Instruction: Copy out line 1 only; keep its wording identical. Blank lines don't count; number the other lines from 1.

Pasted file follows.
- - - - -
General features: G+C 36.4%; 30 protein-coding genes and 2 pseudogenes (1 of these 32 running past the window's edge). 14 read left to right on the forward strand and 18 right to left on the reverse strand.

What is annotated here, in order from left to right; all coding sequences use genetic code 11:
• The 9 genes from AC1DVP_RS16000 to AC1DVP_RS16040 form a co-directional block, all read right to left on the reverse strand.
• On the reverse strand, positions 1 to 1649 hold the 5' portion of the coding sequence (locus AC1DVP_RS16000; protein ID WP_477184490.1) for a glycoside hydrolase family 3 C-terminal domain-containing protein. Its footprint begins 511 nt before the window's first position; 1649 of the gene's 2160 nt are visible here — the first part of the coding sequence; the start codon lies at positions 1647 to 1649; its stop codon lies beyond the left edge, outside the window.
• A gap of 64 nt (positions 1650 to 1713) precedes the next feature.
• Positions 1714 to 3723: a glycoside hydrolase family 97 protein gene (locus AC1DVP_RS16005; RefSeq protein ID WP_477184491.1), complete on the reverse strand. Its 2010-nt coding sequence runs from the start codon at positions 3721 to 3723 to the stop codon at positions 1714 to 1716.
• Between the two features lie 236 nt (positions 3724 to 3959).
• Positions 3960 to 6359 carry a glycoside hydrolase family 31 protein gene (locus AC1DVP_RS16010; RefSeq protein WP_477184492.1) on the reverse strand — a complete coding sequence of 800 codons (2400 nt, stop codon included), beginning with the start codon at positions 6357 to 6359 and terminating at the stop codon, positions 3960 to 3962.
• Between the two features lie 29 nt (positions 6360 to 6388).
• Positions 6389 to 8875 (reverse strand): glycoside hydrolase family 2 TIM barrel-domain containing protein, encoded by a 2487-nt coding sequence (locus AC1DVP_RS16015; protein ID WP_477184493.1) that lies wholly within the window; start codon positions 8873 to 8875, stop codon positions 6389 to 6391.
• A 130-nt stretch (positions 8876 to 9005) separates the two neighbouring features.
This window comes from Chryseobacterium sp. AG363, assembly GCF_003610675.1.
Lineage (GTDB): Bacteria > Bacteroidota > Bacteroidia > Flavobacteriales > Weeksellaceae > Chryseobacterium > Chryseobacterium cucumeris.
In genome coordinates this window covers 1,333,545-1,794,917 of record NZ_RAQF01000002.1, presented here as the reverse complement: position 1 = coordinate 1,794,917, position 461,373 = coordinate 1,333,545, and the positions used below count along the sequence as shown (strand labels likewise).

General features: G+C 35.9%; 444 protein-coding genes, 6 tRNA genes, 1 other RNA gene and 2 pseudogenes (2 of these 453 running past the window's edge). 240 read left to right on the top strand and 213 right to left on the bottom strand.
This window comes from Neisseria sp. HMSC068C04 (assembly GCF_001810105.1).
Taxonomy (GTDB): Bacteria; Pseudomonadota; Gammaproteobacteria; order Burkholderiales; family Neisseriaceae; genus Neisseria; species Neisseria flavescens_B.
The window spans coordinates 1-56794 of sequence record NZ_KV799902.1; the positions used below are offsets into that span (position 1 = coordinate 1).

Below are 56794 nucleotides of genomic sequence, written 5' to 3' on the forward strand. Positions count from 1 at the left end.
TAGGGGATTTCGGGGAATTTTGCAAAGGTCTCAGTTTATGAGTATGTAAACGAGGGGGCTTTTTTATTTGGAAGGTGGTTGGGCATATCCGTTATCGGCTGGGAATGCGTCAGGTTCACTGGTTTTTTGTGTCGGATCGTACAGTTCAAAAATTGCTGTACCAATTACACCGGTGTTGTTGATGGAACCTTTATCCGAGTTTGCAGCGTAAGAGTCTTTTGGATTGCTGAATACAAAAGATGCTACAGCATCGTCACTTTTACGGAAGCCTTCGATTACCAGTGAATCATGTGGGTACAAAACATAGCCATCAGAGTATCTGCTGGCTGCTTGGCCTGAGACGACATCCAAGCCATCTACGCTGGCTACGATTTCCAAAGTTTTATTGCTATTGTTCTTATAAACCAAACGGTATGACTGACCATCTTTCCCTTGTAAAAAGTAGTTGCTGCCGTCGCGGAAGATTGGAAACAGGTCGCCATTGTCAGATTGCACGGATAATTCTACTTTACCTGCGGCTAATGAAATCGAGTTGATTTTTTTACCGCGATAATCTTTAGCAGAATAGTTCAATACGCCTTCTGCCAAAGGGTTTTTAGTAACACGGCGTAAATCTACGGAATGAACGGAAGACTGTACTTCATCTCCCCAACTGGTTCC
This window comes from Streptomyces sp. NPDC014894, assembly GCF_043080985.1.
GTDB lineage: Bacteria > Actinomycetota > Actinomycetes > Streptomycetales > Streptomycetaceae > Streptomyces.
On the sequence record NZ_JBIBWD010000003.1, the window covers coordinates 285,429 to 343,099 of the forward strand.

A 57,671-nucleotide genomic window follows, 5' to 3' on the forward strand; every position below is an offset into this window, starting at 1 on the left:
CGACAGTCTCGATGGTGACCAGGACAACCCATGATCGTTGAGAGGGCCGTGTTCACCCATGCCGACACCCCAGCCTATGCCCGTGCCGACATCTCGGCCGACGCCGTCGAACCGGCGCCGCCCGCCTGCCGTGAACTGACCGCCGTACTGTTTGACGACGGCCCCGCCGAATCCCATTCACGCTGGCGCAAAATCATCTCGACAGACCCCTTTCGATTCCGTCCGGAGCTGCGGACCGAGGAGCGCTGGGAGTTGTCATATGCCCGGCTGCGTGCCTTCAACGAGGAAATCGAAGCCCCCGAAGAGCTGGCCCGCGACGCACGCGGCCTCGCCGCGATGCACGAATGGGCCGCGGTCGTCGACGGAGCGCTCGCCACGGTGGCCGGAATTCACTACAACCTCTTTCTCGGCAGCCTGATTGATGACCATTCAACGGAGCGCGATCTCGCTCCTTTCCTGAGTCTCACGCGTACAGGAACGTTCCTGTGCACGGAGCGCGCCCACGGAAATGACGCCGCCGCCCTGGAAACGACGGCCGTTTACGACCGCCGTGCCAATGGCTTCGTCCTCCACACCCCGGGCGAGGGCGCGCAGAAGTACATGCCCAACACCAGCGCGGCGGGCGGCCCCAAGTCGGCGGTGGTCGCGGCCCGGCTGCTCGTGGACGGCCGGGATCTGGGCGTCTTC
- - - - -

General features: G+C 36.4%; 30 protein-coding genes and 2 pseudogenes (1 of these 32 running past the window's edge). 14 read left to right on the forward strand and 18 right to left on the reverse strand.